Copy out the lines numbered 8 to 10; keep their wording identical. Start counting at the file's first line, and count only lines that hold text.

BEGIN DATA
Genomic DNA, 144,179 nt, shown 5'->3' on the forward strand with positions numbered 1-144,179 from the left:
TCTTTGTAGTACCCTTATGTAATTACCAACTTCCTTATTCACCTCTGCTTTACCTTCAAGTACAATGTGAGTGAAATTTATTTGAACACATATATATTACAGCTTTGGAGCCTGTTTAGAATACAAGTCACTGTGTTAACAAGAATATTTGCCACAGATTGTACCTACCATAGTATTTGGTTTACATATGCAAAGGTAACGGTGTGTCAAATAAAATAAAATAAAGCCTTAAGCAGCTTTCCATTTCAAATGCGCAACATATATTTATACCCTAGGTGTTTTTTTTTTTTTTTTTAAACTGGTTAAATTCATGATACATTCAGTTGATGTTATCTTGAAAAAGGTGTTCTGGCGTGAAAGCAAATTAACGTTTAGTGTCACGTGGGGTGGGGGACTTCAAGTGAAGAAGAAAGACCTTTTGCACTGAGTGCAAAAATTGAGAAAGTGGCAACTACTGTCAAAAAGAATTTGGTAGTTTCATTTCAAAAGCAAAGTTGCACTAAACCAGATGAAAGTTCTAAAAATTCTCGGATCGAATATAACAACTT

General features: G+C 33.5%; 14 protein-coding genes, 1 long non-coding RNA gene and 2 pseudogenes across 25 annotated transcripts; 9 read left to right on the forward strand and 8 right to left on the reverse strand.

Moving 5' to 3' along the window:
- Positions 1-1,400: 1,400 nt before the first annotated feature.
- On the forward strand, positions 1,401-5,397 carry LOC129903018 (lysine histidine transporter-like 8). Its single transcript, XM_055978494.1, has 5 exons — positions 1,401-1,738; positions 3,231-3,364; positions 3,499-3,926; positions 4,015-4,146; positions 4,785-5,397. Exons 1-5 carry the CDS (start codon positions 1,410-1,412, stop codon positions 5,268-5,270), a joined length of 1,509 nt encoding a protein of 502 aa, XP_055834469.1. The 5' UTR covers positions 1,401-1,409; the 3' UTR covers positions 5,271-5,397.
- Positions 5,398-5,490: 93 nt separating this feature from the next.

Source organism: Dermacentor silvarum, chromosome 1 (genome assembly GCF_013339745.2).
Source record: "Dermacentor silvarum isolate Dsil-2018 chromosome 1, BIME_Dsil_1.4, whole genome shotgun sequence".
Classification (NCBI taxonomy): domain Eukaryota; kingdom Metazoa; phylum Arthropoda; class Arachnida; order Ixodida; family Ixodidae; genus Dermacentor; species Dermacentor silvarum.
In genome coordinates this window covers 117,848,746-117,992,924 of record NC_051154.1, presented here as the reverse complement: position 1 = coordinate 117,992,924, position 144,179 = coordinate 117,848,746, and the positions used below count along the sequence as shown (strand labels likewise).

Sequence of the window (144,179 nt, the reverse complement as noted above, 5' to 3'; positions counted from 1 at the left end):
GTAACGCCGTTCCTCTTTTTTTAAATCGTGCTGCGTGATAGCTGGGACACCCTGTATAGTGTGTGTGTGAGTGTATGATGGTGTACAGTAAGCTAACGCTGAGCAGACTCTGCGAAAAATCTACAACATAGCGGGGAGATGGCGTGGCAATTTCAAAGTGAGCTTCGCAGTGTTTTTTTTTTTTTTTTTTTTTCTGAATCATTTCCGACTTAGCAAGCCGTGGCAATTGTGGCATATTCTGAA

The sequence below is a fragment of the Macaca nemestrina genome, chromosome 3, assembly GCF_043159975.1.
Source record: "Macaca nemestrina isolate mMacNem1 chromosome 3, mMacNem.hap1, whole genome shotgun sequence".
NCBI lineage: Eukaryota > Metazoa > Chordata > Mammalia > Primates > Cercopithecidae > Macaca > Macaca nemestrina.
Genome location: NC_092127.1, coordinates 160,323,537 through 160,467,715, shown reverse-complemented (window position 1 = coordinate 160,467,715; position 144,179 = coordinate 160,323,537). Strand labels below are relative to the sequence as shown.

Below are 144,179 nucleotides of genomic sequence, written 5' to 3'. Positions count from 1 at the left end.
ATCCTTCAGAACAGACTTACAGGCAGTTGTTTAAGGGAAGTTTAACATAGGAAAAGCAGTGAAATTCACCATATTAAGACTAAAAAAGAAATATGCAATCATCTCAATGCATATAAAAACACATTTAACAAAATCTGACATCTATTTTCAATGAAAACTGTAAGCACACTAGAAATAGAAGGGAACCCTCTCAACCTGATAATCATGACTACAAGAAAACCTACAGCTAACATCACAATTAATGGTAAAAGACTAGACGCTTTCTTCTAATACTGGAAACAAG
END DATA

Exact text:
Source organism: Dermacentor silvarum, chromosome 1 (genome assembly GCF_013339745.2).
Source record: "Dermacentor silvarum isolate Dsil-2018 chromosome 1, BIME_Dsil_1.4, whole genome shotgun sequence".
Classification (NCBI taxonomy): domain Eukaryota; kingdom Metazoa; phylum Arthropoda; class Arachnida; order Ixodida; family Ixodidae; genus Dermacentor; species Dermacentor silvarum.